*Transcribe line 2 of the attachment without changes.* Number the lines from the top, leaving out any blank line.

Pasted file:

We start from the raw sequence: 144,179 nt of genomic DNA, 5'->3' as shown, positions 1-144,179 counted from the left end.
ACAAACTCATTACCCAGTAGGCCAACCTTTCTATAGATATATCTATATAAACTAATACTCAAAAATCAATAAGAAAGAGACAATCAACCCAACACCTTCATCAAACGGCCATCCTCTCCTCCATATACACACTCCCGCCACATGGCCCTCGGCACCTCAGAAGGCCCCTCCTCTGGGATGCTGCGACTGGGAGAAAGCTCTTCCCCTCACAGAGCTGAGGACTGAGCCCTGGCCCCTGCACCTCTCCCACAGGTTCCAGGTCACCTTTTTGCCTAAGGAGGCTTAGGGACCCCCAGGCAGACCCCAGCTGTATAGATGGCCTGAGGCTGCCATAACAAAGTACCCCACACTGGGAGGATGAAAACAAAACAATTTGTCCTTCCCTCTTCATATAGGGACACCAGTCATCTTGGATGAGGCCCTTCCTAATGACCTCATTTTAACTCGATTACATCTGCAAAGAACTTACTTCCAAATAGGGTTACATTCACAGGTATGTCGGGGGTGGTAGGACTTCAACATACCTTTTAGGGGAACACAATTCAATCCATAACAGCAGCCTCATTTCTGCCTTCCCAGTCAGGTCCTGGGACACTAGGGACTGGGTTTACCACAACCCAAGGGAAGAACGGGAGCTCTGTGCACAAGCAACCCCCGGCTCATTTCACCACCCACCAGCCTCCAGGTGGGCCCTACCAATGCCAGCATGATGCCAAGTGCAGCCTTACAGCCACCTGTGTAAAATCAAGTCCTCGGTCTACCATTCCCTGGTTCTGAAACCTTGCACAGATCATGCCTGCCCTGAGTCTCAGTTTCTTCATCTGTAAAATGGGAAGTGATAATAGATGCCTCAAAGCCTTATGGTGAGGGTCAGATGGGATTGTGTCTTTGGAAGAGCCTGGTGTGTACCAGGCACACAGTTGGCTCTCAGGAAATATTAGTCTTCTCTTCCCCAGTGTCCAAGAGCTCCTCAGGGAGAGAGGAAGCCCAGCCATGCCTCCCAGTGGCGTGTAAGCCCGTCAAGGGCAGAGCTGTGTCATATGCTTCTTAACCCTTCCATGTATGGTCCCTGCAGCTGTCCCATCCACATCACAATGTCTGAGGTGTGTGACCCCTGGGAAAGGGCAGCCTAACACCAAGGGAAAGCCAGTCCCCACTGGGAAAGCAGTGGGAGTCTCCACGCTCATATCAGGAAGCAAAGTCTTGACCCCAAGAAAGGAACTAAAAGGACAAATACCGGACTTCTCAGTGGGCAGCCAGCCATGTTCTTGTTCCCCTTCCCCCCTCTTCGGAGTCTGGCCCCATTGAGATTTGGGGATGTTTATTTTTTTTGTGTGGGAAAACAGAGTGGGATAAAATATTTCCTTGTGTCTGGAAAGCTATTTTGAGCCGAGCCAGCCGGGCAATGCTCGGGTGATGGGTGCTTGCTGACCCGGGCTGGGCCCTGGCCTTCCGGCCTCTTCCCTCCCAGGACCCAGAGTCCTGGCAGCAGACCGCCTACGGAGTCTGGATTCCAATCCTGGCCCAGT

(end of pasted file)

ACAAACTCATTACCCAGTAGGCCAACCTTTCTATAGATATATCTATATAAACTAATACTCAAAAATCAATAAGAAAGAGACAATCAACCCAACACCTTCATCAAACGGCCATCCTCTCCTCCATATACACACTCCCGCCACATGGCCCTCGGCACCTCAGAAGGCCCCTCCTCTGGGATGCTGCGACTGGGAGAAAGCTCTTCCCCTCACAGAGCTGAGGACTGAGCCCTGGCCCCTGCACCTCTCCCACAGGTTCCAGGTCACCTTTTTGCCTAAGGAGGCTTAGGGACCCCCAGGCAGACCCCAGCTGTATAGATGGCCTGAGGCTGCCATAACAAAGTACCCCACACTGGGAGGATGAAAACAAAACAATTTGTCCTTCCCTCTTCATATAGGGACACCAGTCATCTTGGATGAGGCCCTTCCTAATGACCTCATTTTAACTCGATTACATCTGCAAAGAACTTACTTCCAAATAGGGTTACATTCACAGGTATGTCGGGGGTGGTAGGACTTCAACATACCTTTTAGGGGAACACAATTCAATCCATAACAGCAGCCTCATTTCTGCCTTCCCAGTCAGGTCCTGGGACACTAGGGACTGGGTTTACCACAACCCAAGGGAAGAACGGGAGCTCTGTGCACAAGCAACCCCCGGCTCATTTCACCACCCACCAGCCTCCAGGTGGGCCCTACCAATGCCAGCATGATGCCAAGTGCAGCCTTACAGCCACCTGTGTAAAATCAAGTCCTCGGTCTACCATTCCCTGGTTCTGAAACCTTGCACAGATCATGCCTGCCCTGAGTCTCAGTTTCTTCATCTGTAAAATGGGAAGTGATAATAGATGCCTCAAAGCCTTATGGTGAGGGTCAGATGGGATTGTGTCTTTGGAAGAGCCTGGTGTGTACCAGGCACACAGTTGGCTCTCAGGAAATATTAGTCTTCTCTTCCCCAGTGTCCAAGAGCTCCTCAGGGAGAGAGGAAGCCCAGCCATGCCTCCCAGTGGCGTGTAAGCCCGTCAAGGGCAGAGCTGTGTCATATGCTTCTTAACCCTTCCATGTATGGTCCCTGCAGCTGTCCCATCCACATCACAATGTCTGAGGTGTGTGACCCCTGGGAAAGGGCAGCCTAACACCAAGGGAAAGCCAGTCCCCACTGGGAAAGCAGTGGGAGTCTCCACGCTCATATCAGGAAGCAAAGTCTTGACCCCAAGAAAGGAACTAAAAGGACAAATACCGGACTTCTCAGTGGGCAGCCAGCCATGTTCTTGTTCCCCTTCCCCCCTCTTCGGAGTCTGGCCCCATTGAGATTTGGGGATGTTTATTTTTTTTGTGTGGGAAAACAGAGTGGGATAAAATATTTCCTTGTGTCTGGAAAGCTATTTTGAGCCGAGCCAGCCGGGCAATGCTCGGGTGATGGGTGCTTGCTGACCCGGGCTGGGCCCTGGCCTTCCGGCCTCTTCCCTCCCAGGACCCAGAGTCCTGGCAGCAGACCGCCTACGGAGTCTGGATTCCAATCCTGGCCCAGT